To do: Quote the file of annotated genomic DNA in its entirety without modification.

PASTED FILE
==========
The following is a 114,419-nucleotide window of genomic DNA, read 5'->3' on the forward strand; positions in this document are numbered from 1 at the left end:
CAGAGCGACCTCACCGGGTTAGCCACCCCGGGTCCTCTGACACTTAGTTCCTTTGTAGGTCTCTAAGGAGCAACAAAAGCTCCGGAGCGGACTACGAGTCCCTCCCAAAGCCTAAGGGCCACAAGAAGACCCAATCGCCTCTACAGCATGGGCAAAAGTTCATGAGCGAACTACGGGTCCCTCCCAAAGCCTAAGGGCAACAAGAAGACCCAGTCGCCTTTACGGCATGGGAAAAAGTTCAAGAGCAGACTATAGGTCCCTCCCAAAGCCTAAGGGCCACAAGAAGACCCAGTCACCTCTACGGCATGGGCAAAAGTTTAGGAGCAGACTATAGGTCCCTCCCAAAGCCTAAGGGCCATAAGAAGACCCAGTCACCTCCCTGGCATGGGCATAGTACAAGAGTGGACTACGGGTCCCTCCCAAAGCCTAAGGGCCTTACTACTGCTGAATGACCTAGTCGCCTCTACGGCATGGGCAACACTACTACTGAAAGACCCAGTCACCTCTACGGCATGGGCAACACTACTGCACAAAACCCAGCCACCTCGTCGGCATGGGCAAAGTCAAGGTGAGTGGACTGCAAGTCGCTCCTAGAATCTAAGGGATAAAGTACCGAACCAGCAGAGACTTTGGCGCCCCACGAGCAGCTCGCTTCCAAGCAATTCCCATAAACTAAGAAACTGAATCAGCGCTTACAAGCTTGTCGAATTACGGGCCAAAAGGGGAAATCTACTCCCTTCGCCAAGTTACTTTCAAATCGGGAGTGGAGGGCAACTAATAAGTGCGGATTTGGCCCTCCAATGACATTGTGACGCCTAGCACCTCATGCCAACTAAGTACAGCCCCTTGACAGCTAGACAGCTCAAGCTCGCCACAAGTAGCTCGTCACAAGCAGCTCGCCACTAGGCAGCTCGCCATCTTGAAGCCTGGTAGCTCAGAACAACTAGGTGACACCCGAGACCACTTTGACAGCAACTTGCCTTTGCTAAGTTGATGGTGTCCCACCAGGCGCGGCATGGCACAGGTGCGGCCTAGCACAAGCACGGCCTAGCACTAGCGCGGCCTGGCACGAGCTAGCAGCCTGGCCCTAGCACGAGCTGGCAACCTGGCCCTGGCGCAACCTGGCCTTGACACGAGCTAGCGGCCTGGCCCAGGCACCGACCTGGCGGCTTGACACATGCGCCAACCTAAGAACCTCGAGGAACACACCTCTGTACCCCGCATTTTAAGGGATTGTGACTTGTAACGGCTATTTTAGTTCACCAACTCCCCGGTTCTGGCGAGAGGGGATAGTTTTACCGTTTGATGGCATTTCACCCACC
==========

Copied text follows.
The following is a 114,419-nucleotide window of genomic DNA, read 5'->3' on the forward strand; positions in this document are numbered from 1 at the left end:
CAGAGCGACCTCACCGGGTTAGCCACCCCGGGTCCTCTGACACTTAGTTCCTTTGTAGGTCTCTAAGGAGCAACAAAAGCTCCGGAGCGGACTACGAGTCCCTCCCAAAGCCTAAGGGCCACAAGAAGACCCAATCGCCTCTACAGCATGGGCAAAAGTTCATGAGCGAACTACGGGTCCCTCCCAAAGCCTAAGGGCAACAAGAAGACCCAGTCGCCTTTACGGCATGGGAAAAAGTTCAAGAGCAGACTATAGGTCCCTCCCAAAGCCTAAGGGCCACAAGAAGACCCAGTCACCTCTACGGCATGGGCAAAAGTTTAGGAGCAGACTATAGGTCCCTCCCAAAGCCTAAGGGCCATAAGAAGACCCAGTCACCTCCCTGGCATGGGCATAGTACAAGAGTGGACTACGGGTCCCTCCCAAAGCCTAAGGGCCTTACTACTGCTGAATGACCTAGTCGCCTCTACGGCATGGGCAACACTACTACTGAAAGACCCAGTCACCTCTACGGCATGGGCAACACTACTGCACAAAACCCAGCCACCTCGTCGGCATGGGCAAAGTCAAGGTGAGTGGACTGCAAGTCGCTCCTAGAATCTAAGGGATAAAGTACCGAACCAGCAGAGACTTTGGCGCCCCACGAGCAGCTCGCTTCCAAGCAATTCCCATAAACTAAGAAACTGAATCAGCGCTTACAAGCTTGTCGAATTACGGGCCAAAAGGGGAAATCTACTCCCTTCGCCAAGTTACTTTCAAATCGGGAGTGGAGGGCAACTAATAAGTGCGGATTTGGCCCTCCAATGACATTGTGACGCCTAGCACCTCATGCCAACTAAGTACAGCCCCTTGACAGCTAGACAGCTCAAGCTCGCCACAAGTAGCTCGTCACAAGCAGCTCGCCACTAGGCAGCTCGCCATCTTGAAGCCTGGTAGCTCAGAACAACTAGGTGACACCCGAGACCACTTTGACAGCAACTTGCCTTTGCTAAGTTGATGGTGTCCCACCAGGCGCGGCATGGCACAGGTGCGGCCTAGCACAAGCACGGCCTAGCACTAGCGCGGCCTGGCACGAGCTAGCAGCCTGGCCCTAGCACGAGCTGGCAACCTGGCCCTGGCGCAACCTGGCCTTGACACGAGCTAGCGGCCTGGCCCAGGCACCGACCTGGCGGCTTGACACATGCGCCAACCTAAGAACCTCGAGGAACACACCTCTGTACCCCGCATTTTAAGGGATTGTGACTTGTAACGGCTATTTTAGTTCACCAACTCCCCGGTTCTGGCGAGAGGGGATAGTTTTACCGTTTGATGGCATTTCACCCACC